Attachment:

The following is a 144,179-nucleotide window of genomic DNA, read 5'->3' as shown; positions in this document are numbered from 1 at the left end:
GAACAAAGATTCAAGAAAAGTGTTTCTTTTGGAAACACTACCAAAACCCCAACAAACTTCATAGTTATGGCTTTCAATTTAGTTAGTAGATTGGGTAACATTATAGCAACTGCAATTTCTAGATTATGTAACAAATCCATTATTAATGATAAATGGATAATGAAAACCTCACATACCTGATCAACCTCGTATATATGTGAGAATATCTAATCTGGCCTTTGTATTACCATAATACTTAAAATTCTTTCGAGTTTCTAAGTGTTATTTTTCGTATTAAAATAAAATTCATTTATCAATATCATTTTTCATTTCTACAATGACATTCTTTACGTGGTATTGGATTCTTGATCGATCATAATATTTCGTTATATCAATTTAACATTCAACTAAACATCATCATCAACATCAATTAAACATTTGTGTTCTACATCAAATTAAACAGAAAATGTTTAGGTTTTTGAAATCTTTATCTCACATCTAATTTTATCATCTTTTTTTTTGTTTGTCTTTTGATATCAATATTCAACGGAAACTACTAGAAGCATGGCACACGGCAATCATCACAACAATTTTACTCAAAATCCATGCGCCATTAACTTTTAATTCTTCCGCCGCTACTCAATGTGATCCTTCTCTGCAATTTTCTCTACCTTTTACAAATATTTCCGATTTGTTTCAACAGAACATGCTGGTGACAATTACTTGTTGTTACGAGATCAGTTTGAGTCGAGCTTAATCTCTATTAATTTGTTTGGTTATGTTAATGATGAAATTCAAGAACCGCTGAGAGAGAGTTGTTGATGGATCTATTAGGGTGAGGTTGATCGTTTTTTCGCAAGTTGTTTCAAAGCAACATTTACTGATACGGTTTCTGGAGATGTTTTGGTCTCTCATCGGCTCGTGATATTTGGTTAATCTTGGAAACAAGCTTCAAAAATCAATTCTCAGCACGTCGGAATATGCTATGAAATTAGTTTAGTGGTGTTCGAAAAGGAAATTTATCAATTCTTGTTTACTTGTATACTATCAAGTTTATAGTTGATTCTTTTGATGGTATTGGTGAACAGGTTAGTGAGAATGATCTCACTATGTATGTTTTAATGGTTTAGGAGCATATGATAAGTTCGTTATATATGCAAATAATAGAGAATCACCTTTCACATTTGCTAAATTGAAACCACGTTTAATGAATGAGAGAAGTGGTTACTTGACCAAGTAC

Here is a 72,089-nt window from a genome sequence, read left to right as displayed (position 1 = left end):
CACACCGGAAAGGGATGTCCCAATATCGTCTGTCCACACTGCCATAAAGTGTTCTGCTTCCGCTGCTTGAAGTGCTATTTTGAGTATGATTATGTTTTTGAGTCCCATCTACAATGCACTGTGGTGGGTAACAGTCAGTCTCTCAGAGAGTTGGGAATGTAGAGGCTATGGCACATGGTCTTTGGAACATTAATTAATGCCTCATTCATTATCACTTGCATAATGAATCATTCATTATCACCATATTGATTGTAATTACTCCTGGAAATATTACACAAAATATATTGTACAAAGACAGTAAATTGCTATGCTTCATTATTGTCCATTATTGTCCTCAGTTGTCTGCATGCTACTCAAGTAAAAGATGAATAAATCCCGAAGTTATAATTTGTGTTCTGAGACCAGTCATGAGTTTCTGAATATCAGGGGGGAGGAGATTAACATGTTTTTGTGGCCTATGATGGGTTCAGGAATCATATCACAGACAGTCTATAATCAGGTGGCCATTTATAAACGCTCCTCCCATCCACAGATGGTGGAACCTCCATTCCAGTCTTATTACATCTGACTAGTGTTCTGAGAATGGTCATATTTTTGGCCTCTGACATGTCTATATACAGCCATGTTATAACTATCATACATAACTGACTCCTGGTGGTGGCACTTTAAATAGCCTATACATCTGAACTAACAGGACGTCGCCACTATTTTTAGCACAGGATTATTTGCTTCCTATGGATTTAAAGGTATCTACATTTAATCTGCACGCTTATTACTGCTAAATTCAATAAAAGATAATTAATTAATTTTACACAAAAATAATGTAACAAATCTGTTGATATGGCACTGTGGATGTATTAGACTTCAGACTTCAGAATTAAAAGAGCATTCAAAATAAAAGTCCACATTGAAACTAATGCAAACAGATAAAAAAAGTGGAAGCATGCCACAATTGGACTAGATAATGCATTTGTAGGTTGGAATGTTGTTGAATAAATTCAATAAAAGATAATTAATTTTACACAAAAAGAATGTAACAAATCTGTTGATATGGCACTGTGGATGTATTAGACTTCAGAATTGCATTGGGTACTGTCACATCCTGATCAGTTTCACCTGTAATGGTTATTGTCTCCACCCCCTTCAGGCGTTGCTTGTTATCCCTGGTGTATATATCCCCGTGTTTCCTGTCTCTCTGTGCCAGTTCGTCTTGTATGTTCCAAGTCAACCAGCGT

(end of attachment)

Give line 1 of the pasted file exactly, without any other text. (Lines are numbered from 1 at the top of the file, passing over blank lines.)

The following is a 144,179-nucleotide window of genomic DNA, read 5'->3' as shown; positions in this document are numbered from 1 at the left end: